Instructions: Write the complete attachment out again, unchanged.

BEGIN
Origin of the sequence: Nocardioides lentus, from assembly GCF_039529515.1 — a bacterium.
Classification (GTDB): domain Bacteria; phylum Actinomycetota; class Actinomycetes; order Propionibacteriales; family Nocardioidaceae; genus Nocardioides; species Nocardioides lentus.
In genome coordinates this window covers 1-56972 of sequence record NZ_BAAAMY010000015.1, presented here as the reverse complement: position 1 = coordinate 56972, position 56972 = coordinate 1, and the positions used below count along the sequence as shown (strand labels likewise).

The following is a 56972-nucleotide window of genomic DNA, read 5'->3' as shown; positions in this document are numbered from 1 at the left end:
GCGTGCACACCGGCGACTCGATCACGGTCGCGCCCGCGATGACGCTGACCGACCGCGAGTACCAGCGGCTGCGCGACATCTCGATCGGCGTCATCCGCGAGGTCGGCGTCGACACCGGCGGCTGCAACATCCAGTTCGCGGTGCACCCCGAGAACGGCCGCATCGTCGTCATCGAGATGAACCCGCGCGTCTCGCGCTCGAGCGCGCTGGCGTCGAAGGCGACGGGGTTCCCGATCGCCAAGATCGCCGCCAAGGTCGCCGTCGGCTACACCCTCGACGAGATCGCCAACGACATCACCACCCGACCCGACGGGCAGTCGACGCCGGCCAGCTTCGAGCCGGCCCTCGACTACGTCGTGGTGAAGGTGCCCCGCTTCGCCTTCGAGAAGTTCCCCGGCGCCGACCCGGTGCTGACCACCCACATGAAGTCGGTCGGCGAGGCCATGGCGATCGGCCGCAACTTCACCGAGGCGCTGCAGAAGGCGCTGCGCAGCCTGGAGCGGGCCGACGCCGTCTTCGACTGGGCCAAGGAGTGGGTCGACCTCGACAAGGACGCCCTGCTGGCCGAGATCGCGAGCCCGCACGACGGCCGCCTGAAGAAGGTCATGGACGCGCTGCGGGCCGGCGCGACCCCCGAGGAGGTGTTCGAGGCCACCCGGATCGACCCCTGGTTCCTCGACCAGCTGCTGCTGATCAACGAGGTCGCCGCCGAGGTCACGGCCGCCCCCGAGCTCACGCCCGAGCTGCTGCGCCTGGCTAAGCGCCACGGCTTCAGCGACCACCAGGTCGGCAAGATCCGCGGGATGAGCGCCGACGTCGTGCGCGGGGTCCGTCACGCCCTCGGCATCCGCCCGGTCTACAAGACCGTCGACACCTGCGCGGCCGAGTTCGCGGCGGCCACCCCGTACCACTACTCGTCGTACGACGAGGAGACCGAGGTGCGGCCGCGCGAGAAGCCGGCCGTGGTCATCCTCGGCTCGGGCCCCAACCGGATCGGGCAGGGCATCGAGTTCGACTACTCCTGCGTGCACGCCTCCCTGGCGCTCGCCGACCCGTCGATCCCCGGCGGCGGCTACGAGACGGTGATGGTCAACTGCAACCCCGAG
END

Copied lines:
Origin of the sequence: Nocardioides lentus, from assembly GCF_039529515.1 — a bacterium.
Classification (GTDB): domain Bacteria; phylum Actinomycetota; class Actinomycetes; order Propionibacteriales; family Nocardioidaceae; genus Nocardioides; species Nocardioides lentus.
In genome coordinates this window covers 1-56972 of sequence record NZ_BAAAMY010000015.1, presented here as the reverse complement: position 1 = coordinate 56972, position 56972 = coordinate 1, and the positions used below count along the sequence as shown (strand labels likewise).

The following is a 56972-nucleotide window of genomic DNA, read 5'->3' as shown; positions in this document are numbered from 1 at the left end:
GCGTGCACACCGGCGACTCGATCACGGTCGCGCCCGCGATGACGCTGACCGACCGCGAGTACCAGCGGCTGCGCGACATCTCGATCGGCGTCATCCGCGAGGTCGGCGTCGACACCGGCGGCTGCAACATCCAGTTCGCGGTGCACCCCGAGAACGGCCGCATCGTCGTCATCGAGATGAACCCGCGCGTCTCGCGCTCGAGCGCGCTGGCGTCGAAGGCGACGGGGTTCCCGATCGCCAAGATCGCCGCCAAGGTCGCCGTCGGCTACACCCTCGACGAGATCGCCAACGACATCACCACCCGACCCGACGGGCAGTCGACGCCGGCCAGCTTCGAGCCGGCCCTCGACTACGTCGTGGTGAAGGTGCCCCGCTTCGCCTTCGAGAAGTTCCCCGGCGCCGACCCGGTGCTGACCACCCACATGAAGTCGGTCGGCGAGGCCATGGCGATCGGCCGCAACTTCACCGAGGCGCTGCAGAAGGCGCTGCGCAGCCTGGAGCGGGCCGACGCCGTCTTCGACTGGGCCAAGGAGTGGGTCGACCTCGACAAGGACGCCCTGCTGGCCGAGATCGCGAGCCCGCACGACGGCCGCCTGAAGAAGGTCATGGACGCGCTGCGGGCCGGCGCGACCCCCGAGGAGGTGTTCGAGGCCACCCGGATCGACCCCTGGTTCCTCGACCAGCTGCTGCTGATCAACGAGGTCGCCGCCGAGGTCACGGCCGCCCCCGAGCTCACGCCCGAGCTGCTGCGCCTGGCTAAGCGCCACGGCTTCAGCGACCACCAGGTCGGCAAGATCCGCGGGATGAGCGCCGACGTCGTGCGCGGGGTCCGTCACGCCCTCGGCATCCGCCCGGTCTACAAGACCGTCGACACCTGCGCGGCCGAGTTCGCGGCGGCCACCCCGTACCACTACTCGTCGTACGACGAGGAGACCGAGGTGCGGCCGCGCGAGAAGCCGGCCGTGGTCATCCTCGGCTCGGGCCCCAACCGGATCGGGCAGGGCATCGAGTTCGACTACTCCTGCGTGCACGCCTCCCTGGCGCTCGCCGACCCGTCGATCCCCGGCGGCGGCTACGAGACGGTGATGGTCAACTGCAACCCCGAG